Your business property has just been assessed and marketplace knowledge tells you this tax assessment just doesn’t seem right. What to do next?

You need additional facts and you need them quickly. You want a simple means to efficiently find hard facts and determine whether there’s the leverage to save your business hundreds of thousands – or millions – of dollars over the next few years.

We’ve built a proprietary software that offers an unequaled property tax assessment analysis. It’s fast (often completed in minutes), collecting and presenting the facts to prepare a case against the assessor’s valuation. No other property tax firm in the United States has built anything like it.

After a short conversation, we only require a copy of your property tax statement. Results are often tabulated within minutes. To engage our team is simple. Contact us by phone at 952-426-7373, or via our Contact Form. Since we work strictly on a contingency fee basis, there is no risk to you – only the reward that comes from a substantially reduced tax assessment in line with market principles. Put a team of relentless advocates to work for you.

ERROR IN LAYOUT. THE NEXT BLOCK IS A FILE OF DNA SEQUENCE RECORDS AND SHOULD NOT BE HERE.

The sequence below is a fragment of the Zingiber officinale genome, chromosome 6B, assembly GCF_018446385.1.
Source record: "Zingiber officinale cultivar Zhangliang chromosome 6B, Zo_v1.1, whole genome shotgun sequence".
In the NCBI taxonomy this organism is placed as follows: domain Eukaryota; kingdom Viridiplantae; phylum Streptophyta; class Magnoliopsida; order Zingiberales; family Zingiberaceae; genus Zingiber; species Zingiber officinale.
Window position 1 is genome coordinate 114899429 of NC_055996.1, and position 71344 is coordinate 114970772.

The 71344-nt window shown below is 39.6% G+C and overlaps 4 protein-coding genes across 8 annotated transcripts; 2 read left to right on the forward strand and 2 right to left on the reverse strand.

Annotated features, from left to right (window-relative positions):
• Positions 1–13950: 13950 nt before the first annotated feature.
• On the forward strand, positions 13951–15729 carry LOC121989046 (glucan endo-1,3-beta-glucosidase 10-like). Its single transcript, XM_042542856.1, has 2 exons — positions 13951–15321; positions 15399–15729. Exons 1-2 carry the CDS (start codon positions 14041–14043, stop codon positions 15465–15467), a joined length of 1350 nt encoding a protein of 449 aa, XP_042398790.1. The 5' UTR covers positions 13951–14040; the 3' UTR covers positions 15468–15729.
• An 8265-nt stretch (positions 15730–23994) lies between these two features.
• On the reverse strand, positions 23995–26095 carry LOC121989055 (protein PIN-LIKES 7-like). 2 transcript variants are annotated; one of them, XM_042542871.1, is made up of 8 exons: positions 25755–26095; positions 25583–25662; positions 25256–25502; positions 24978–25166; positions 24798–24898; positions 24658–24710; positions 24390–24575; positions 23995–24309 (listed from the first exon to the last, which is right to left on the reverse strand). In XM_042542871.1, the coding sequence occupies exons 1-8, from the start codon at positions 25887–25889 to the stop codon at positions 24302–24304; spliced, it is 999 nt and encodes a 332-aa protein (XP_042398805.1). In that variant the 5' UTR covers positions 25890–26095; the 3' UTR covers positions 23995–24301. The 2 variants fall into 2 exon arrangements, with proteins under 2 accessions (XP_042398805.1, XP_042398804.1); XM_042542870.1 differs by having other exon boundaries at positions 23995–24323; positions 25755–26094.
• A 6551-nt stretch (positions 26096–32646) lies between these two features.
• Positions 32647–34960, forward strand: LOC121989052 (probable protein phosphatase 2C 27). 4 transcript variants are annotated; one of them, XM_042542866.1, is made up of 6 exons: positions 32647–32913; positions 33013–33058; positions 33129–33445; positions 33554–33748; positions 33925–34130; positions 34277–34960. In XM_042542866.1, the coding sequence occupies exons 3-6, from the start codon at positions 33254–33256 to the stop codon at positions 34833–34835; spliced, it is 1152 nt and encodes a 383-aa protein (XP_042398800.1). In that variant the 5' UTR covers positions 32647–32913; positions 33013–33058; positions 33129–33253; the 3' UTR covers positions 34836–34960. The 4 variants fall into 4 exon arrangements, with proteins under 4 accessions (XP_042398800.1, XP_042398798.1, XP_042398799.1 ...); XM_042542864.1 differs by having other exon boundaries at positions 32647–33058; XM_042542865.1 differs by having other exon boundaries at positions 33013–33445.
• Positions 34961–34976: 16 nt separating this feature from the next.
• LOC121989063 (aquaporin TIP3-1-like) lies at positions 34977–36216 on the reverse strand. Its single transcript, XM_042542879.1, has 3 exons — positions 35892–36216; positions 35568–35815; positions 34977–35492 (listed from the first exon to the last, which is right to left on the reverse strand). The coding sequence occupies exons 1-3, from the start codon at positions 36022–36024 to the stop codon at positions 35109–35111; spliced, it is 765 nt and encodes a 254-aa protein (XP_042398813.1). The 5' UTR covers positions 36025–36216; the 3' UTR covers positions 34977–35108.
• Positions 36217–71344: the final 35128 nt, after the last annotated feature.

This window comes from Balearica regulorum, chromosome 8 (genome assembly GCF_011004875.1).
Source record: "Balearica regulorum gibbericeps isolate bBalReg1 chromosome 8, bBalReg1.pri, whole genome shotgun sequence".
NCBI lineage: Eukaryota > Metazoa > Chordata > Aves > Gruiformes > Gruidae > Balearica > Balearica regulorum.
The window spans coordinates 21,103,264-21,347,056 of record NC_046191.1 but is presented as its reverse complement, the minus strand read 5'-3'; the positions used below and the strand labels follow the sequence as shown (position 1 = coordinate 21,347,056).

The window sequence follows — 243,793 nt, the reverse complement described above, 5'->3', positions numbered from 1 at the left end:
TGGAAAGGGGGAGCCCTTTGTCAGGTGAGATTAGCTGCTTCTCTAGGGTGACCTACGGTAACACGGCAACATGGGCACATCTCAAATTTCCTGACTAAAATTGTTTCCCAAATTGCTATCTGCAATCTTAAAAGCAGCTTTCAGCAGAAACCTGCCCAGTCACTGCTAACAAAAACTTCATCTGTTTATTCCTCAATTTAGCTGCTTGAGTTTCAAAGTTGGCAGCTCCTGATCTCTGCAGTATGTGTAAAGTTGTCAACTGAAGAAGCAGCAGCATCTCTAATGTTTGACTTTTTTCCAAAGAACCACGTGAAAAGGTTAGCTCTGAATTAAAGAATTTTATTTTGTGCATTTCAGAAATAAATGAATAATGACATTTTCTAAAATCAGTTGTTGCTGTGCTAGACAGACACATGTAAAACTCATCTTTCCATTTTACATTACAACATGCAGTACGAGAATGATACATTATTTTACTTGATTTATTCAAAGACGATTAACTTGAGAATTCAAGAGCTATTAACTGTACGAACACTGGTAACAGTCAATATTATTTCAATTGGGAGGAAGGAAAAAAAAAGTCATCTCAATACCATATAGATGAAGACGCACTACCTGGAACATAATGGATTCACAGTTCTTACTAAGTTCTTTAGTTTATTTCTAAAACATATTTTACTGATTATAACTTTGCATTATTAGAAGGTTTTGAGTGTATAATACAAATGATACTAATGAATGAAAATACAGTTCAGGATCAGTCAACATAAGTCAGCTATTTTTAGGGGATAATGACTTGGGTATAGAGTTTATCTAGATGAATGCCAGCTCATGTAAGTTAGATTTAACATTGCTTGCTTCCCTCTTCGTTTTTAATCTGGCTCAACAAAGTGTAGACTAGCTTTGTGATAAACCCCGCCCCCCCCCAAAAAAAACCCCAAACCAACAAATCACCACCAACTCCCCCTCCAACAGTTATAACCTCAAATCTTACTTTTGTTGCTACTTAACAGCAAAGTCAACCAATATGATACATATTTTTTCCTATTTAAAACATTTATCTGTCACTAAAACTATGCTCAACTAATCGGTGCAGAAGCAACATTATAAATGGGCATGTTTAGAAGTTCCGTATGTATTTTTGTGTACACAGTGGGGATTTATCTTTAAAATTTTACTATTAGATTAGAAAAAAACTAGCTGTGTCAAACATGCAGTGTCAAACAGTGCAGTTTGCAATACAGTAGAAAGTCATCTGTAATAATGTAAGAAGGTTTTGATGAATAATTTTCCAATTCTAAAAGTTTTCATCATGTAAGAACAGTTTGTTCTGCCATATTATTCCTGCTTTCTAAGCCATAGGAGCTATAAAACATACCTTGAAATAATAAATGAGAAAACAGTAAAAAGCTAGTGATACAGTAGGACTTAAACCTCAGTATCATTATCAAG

Property Tax Reduction Case Studies:

  • Big Box Home Hardware Retailer – $9 million in savings over three years
  • Big Box Pharmacy Retailer – $2 million in savings over four years
  • Minnesota-based Food Retailer – $3.7 million in savings over three years
  • Well-known Food Brand – $250,000 in annual savings

bobAuthor Bio:

Robert “Bob” Hill has, for over three decades, successfully represented major companies in property tax appeals through both negotiations with tax assessors and litigation. His dedication to his clients has helped businesses throughout the United States save tens of millions in property taxes. Mr. Hill has earned Martindale-Hubbell’s highest peer review rating of AV-Preeminent for his legal knowledge, communication skills, high ethical standards, and his representation of clients in significant property tax cases.